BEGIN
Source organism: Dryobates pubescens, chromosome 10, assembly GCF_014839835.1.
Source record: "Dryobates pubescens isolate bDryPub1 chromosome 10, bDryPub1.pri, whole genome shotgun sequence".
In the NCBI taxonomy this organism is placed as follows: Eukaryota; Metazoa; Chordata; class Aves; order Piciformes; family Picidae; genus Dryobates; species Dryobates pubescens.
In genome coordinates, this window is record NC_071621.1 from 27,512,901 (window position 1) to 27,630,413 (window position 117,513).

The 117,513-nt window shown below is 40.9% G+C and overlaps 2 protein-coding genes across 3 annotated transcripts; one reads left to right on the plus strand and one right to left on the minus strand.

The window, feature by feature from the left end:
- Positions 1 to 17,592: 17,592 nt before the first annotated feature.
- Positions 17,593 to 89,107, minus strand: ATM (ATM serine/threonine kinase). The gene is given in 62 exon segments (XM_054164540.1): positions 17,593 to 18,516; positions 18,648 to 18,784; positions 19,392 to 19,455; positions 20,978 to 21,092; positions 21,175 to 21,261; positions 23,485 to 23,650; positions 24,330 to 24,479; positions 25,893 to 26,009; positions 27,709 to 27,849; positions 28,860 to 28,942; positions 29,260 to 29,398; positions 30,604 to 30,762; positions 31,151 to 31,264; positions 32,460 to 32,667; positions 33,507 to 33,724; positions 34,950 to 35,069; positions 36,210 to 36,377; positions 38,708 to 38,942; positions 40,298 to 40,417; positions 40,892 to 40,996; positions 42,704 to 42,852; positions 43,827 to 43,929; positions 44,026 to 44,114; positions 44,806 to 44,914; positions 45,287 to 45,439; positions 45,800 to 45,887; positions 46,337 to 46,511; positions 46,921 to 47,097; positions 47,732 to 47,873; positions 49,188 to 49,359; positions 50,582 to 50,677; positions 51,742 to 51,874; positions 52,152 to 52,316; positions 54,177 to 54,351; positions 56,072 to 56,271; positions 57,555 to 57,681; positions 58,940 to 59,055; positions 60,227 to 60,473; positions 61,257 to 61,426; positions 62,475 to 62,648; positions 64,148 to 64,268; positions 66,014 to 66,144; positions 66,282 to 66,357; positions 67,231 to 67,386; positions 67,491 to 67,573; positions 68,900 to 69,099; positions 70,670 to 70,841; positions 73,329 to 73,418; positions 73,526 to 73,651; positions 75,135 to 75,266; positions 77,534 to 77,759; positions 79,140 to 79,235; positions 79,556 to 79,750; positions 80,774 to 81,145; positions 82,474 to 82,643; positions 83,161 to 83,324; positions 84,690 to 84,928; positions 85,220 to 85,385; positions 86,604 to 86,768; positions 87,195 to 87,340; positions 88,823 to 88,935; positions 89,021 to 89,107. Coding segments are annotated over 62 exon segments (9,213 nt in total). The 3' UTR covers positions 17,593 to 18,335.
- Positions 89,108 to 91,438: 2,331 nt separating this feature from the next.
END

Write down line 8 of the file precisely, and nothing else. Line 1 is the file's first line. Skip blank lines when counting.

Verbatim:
- Positions 17,593 to 89,107, minus strand: ATM (ATM serine/threonine kinase). The gene is given in 62 exon segments (XM_054164540.1): positions 17,593 to 18,516; positions 18,648 to 18,784; positions 19,392 to 19,455; positions 20,978 to 21,092; positions 21,175 to 21,261; positions 23,485 to 23,650; positions 24,330 to 24,479; positions 25,893 to 26,009; positions 27,709 to 27,849; positions 28,860 to 28,942; positions 29,260 to 29,398; positions 30,604 to 30,762; positions 31,151 to 31,264; positions 32,460 to 32,667; positions 33,507 to 33,724; positions 34,950 to 35,069; positions 36,210 to 36,377; positions 38,708 to 38,942; positions 40,298 to 40,417; positions 40,892 to 40,996; positions 42,704 to 42,852; positions 43,827 to 43,929; positions 44,026 to 44,114; positions 44,806 to 44,914; positions 45,287 to 45,439; positions 45,800 to 45,887; positions 46,337 to 46,511; positions 46,921 to 47,097; positions 47,732 to 47,873; positions 49,188 to 49,359; positions 50,582 to 50,677; positions 51,742 to 51,874; positions 52,152 to 52,316; positions 54,177 to 54,351; positions 56,072 to 56,271; positions 57,555 to 57,681; positions 58,940 to 59,055; positions 60,227 to 60,473; positions 61,257 to 61,426; positions 62,475 to 62,648; positions 64,148 to 64,268; positions 66,014 to 66,144; positions 66,282 to 66,357; positions 67,231 to 67,386; positions 67,491 to 67,573; positions 68,900 to 69,099; positions 70,670 to 70,841; positions 73,329 to 73,418; positions 73,526 to 73,651; positions 75,135 to 75,266; positions 77,534 to 77,759; positions 79,140 to 79,235; positions 79,556 to 79,750; positions 80,774 to 81,145; positions 82,474 to 82,643; positions 83,161 to 83,324; positions 84,690 to 84,928; positions 85,220 to 85,385; positions 86,604 to 86,768; positions 87,195 to 87,340; positions 88,823 to 88,935; positions 89,021 to 89,107. Coding segments are annotated over 62 exon segments (9,213 nt in total). The 3' UTR covers positions 17,593 to 18,335.